We have all heard that term “self-care,” but what does it really mean? The truth is, the practice of self-care means lots of different things to lots of different people. Regardless of what self-care looks like to you, there is no doubt that you need it. We all do.
But when life is hectic and you feel like you don’t have time to breathe (much less exercise, or kick back with friends, or get a good night’s rest), self-care can seem impossible.
If that’s you, hear me out.
One in five U.S. adults will experience some kind of mental illness this year, and suicide is the second-leading cause of death for people ages 10-34. In light of this, it’s important that we pay attention to our mental health before it gets to that point, and that we watch out for each other, too.
First, let’s talk about stress. There are all kinds of stress, both good and bad. Bad stressors can take the form of strain in relationships, work-related stress and financial uncertainty.
Good stressors can be exciting life changes like a new job, new baby, marriage or move. All are stressors and they can affect your body more than you realize.
There is a hormone called cortisol that increases at times of stress. We need this hormone as it helps manage and regulate our bodies during those tough times. The levels usually taper off when things calm down and you are able to reset yourself. However, if you live in a constant state of elevated cortisol — always running from one thing to the next — it can manifest in ways that adversely affect your body.
For instance, chronic stress can cause weight gain with the inability to lose that weight. It can stress your heart and affect your sleep. All of these things can eventually put you at a raised risk for heart disease and diabetes.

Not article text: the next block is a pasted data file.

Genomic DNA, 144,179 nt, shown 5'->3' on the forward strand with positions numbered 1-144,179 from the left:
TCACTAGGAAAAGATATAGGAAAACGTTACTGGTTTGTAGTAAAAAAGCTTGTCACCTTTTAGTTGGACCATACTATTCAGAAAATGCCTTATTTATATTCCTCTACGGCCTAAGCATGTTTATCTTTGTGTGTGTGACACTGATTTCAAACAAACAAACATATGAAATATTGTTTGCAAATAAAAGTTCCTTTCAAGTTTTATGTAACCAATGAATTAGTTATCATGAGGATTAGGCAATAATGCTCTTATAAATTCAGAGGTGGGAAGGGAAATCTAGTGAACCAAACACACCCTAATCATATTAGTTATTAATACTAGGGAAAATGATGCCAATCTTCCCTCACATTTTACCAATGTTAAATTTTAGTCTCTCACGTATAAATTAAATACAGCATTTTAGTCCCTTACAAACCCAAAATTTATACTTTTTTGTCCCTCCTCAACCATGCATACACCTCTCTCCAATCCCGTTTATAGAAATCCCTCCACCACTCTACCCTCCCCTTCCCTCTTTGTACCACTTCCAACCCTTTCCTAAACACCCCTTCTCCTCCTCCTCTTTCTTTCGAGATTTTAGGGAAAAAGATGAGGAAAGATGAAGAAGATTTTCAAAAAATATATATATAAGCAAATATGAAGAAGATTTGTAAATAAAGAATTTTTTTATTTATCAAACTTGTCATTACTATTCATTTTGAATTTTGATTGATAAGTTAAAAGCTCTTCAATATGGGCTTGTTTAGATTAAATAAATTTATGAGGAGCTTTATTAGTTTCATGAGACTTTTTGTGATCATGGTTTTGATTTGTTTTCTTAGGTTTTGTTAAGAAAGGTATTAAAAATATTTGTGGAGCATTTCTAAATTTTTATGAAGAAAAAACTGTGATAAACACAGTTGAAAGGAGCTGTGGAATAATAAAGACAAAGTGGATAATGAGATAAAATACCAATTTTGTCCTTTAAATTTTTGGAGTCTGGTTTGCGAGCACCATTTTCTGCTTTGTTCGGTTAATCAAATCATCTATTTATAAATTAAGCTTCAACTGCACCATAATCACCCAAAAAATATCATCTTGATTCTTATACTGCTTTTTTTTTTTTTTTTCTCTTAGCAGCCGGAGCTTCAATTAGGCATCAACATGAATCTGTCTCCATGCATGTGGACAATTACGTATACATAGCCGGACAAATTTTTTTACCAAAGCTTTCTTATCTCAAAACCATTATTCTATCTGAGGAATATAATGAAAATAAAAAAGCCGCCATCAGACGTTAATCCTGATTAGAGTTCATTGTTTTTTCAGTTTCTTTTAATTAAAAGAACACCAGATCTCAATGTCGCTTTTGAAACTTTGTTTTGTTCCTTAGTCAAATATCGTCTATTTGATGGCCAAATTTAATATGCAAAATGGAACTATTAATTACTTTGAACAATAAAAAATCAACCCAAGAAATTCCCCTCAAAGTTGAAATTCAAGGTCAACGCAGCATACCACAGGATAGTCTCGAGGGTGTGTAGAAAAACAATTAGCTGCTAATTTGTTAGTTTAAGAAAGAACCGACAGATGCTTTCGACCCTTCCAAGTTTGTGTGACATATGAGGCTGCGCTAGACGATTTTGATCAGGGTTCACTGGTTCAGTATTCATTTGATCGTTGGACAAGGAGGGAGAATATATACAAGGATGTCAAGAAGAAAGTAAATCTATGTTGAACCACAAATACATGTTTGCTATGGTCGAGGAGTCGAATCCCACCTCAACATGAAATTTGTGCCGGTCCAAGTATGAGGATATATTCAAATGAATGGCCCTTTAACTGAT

So, what can you do to help get those cortisol levels down?
The one thing we all can do is give ourselves a break.
But first, let me clarify something. Self-care isn’t the same as self-indulgence or selfishness. Self-care means recognizing we’re all human and we take life way too fast. All too often, we are our own toughest critics when we can’t achieve personal goals.
We need to slow down and say “it’s OK” that it didn’t get done today. Your to-do list will still be there tomorrow.
Take five minutes to recharge.
Exercising, yoga, mindfulness and deep breathing are all great ways to relax and reduce stress. I understand time is always an issue but trust me, you can steal five minutes from your day to practice these things.
Talk a walk during your lunch break. There is research stating that nature helps fight off depression and can give your mood and outlook on life a positive boost.
Having a hummingbird feeder can do the same. So can having a green plant close to you if you’re stuck indoors. A research study found that patients who had plants in their hospital rooms had faster recovery times and spent fewer total days in the hospital than patients who didn’t have plants nearby. You can also turn off your radio in the car and notice the trees on your way to work.
Focus on something (anything) else.
Take your mind off your work for a minute. Count the steps it takes for you to get from your office to the bathroom and just focus on that. It pulls your mind away.
Make time for your friends.
Social interactions are key. We live in a day and age where we are addicted to technology but there is something to be said for enjoying dinner with friends. That “high” you get from seeing friends can last three days from the event, having powerful effects on your mood and mental health.
These things have helped me learn to slow down and take care of myself, but everyone is different. These practices may not work for you — but take the time to discover something that does. If you feel that you have tried everything and still can’t seem to find yourself, be sure to talk to your doctor. There are medications that can help if needed, but they play a small role. You still have to do your part by practicing self-care and taking care of your body.
Overwhelmed by life’s demands? We can help.